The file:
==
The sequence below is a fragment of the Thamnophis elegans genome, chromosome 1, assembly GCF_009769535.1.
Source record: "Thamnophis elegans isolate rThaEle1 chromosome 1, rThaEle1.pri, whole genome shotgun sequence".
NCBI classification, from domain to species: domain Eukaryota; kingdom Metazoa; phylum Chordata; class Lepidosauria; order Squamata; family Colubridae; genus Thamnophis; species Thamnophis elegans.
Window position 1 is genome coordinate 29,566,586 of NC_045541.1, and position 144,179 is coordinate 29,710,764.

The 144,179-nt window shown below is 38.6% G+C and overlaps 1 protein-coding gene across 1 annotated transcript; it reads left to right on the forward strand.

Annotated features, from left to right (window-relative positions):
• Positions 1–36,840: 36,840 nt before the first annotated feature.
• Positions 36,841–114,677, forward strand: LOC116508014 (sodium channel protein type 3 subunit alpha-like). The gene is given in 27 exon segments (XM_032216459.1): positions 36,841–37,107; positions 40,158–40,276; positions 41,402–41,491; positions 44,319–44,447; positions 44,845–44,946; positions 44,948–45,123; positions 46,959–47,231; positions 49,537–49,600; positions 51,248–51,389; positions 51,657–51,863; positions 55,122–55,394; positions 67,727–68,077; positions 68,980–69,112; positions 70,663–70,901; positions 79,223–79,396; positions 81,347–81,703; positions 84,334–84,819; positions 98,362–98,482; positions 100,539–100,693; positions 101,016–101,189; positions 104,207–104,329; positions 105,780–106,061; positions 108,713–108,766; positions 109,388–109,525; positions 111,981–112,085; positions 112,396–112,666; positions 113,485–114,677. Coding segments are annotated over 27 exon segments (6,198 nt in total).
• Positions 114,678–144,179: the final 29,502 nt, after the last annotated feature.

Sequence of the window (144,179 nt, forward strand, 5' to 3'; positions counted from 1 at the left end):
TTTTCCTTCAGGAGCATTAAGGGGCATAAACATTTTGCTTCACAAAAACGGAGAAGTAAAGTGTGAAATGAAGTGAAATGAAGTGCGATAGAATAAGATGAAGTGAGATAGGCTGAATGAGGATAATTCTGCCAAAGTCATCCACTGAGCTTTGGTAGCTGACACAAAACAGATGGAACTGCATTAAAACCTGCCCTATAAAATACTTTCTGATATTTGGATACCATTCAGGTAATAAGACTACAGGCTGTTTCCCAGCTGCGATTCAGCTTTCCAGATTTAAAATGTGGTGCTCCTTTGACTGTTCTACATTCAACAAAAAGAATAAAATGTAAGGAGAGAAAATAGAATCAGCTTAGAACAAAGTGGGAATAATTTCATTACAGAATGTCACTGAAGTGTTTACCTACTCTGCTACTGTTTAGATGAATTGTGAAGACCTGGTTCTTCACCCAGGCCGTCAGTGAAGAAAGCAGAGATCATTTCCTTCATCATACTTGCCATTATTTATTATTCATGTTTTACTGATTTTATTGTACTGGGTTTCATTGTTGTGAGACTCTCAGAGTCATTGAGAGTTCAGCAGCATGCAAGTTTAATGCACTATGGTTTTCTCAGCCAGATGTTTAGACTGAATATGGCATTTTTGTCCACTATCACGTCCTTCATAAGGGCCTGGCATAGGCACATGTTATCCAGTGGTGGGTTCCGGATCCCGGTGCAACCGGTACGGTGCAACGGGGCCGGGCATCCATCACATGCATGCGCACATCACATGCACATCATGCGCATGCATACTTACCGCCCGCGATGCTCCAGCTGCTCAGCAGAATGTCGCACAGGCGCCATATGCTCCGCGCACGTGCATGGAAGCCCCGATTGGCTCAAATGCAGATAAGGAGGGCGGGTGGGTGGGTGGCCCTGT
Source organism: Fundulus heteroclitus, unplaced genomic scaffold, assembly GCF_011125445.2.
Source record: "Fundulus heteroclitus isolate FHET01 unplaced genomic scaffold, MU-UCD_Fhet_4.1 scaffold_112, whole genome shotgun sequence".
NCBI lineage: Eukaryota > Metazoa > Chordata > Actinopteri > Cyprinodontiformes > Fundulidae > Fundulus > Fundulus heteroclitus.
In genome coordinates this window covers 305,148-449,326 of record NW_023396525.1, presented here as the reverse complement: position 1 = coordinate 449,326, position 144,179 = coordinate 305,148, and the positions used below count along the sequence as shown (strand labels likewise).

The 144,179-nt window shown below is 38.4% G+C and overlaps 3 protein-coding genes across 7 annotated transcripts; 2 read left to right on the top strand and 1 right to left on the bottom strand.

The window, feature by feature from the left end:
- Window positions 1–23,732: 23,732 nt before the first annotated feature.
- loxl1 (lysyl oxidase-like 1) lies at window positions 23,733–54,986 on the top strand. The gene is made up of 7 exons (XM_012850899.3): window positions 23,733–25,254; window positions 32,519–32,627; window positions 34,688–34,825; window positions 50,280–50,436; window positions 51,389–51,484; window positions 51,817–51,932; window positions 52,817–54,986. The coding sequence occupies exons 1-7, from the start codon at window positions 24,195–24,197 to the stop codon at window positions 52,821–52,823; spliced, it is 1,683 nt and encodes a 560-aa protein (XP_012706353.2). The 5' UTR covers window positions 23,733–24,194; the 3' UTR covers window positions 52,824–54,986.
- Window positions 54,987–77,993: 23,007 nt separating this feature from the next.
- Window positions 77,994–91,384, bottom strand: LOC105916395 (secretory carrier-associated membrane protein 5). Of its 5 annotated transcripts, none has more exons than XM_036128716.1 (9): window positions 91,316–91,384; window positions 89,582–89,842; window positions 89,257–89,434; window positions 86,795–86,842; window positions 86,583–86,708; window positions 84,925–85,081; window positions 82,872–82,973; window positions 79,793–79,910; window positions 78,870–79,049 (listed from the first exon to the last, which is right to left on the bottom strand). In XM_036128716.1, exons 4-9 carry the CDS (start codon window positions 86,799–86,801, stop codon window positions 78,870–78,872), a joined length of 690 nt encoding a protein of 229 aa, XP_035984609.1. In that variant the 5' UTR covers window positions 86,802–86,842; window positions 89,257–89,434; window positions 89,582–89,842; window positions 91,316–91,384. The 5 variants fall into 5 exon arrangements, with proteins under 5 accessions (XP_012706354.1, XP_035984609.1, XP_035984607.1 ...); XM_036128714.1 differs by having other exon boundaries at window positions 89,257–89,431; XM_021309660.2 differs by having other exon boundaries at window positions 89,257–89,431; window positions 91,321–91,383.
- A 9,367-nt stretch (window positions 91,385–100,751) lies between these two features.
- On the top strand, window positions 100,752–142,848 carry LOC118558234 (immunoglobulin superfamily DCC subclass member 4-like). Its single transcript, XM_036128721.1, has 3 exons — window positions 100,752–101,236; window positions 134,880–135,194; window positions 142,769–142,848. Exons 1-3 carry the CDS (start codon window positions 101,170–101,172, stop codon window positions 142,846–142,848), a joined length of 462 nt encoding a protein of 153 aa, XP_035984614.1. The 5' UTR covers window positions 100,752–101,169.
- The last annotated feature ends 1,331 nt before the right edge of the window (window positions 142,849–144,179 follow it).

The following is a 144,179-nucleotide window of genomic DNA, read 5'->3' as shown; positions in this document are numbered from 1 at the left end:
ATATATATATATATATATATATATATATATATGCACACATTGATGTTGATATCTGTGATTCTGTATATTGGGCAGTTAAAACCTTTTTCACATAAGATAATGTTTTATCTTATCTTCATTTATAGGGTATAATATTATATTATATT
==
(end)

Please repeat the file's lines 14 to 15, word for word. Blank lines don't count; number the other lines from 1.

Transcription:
NCBI lineage: Eukaryota > Metazoa > Chordata > Actinopteri > Cyprinodontiformes > Fundulidae > Fundulus > Fundulus heteroclitus.
In genome coordinates this window covers 305,148-449,326 of record NW_023396525.1, presented here as the reverse complement: position 1 = coordinate 449,326, position 144,179 = coordinate 305,148, and the positions used below count along the sequence as shown (strand labels likewise).